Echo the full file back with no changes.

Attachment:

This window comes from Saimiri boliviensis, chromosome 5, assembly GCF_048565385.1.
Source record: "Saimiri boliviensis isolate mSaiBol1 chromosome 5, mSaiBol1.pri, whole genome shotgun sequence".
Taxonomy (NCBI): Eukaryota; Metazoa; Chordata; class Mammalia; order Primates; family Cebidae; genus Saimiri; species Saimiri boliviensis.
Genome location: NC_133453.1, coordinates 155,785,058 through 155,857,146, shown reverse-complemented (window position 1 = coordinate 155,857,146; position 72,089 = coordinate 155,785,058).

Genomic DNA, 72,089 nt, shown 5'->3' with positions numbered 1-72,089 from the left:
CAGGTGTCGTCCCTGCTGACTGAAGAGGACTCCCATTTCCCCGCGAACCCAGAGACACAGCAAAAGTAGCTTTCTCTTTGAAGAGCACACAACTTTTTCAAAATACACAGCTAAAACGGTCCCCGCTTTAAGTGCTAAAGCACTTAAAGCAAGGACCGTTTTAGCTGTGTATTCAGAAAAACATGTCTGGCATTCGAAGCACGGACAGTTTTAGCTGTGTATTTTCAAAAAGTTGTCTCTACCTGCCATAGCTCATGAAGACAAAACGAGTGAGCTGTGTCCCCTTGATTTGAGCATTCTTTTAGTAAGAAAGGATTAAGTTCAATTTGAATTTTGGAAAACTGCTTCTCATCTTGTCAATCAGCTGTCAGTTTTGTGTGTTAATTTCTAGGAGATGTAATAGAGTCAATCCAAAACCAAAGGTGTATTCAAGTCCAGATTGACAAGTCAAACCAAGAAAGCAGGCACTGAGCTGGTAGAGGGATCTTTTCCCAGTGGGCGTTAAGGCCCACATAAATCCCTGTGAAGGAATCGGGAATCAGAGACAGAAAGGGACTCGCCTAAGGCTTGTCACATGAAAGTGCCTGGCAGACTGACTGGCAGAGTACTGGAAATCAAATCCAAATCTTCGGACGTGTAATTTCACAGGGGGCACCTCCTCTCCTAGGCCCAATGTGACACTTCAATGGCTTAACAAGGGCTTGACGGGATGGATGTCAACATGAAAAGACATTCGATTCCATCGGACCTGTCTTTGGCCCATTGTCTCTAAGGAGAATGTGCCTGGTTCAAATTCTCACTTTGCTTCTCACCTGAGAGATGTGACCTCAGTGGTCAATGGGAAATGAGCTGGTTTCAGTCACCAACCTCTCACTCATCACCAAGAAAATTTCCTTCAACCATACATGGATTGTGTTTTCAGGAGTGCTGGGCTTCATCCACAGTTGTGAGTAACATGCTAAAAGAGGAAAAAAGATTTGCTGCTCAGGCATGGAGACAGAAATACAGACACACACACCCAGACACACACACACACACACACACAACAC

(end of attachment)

This window comes from Saimiri boliviensis, chromosome 5, assembly GCF_048565385.1.
Source record: "Saimiri boliviensis isolate mSaiBol1 chromosome 5, mSaiBol1.pri, whole genome shotgun sequence".
Taxonomy (NCBI): Eukaryota; Metazoa; Chordata; class Mammalia; order Primates; family Cebidae; genus Saimiri; species Saimiri boliviensis.
Genome location: NC_133453.1, coordinates 155,785,058 through 155,857,146, shown reverse-complemented (window position 1 = coordinate 155,857,146; position 72,089 = coordinate 155,785,058).

Genomic DNA, 72,089 nt, shown 5'->3' with positions numbered 1-72,089 from the left:
CAGGTGTCGTCCCTGCTGACTGAAGAGGACTCCCATTTCCCCGCGAACCCAGAGACACAGCAAAAGTAGCTTTCTCTTTGAAGAGCACACAACTTTTTCAAAATACACAGCTAAAACGGTCCCCGCTTTAAGTGCTAAAGCACTTAAAGCAAGGACCGTTTTAGCTGTGTATTCAGAAAAACATGTCTGGCATTCGAAGCACGGACAGTTTTAGCTGTGTATTTTCAAAAAGTTGTCTCTACCTGCCATAGCTCATGAAGACAAAACGAGTGAGCTGTGTCCCCTTGATTTGAGCATTCTTTTAGTAAGAAAGGATTAAGTTCAATTTGAATTTTGGAAAACTGCTTCTCATCTTGTCAATCAGCTGTCAGTTTTGTGTGTTAATTTCTAGGAGATGTAATAGAGTCAATCCAAAACCAAAGGTGTATTCAAGTCCAGATTGACAAGTCAAACCAAGAAAGCAGGCACTGAGCTGGTAGAGGGATCTTTTCCCAGTGGGCGTTAAGGCCCACATAAATCCCTGTGAAGGAATCGGGAATCAGAGACAGAAAGGGACTCGCCTAAGGCTTGTCACATGAAAGTGCCTGGCAGACTGACTGGCAGAGTACTGGAAATCAAATCCAAATCTTCGGACGTGTAATTTCACAGGGGGCACCTCCTCTCCTAGGCCCAATGTGACACTTCAATGGCTTAACAAGGGCTTGACGGGATGGATGTCAACATGAAAAGACATTCGATTCCATCGGACCTGTCTTTGGCCCATTGTCTCTAAGGAGAATGTGCCTGGTTCAAATTCTCACTTTGCTTCTCACCTGAGAGATGTGACCTCAGTGGTCAATGGGAAATGAGCTGGTTTCAGTCACCAACCTCTCACTCATCACCAAGAAAATTTCCTTCAACCATACATGGATTGTGTTTTCAGGAGTGCTGGGCTTCATCCACAGTTGTGAGTAACATGCTAAAAGAGGAAAAAAGATTTGCTGCTCAGGCATGGAGACAGAAATACAGACACACACACCCAGACACACACACACACACACACACAACAC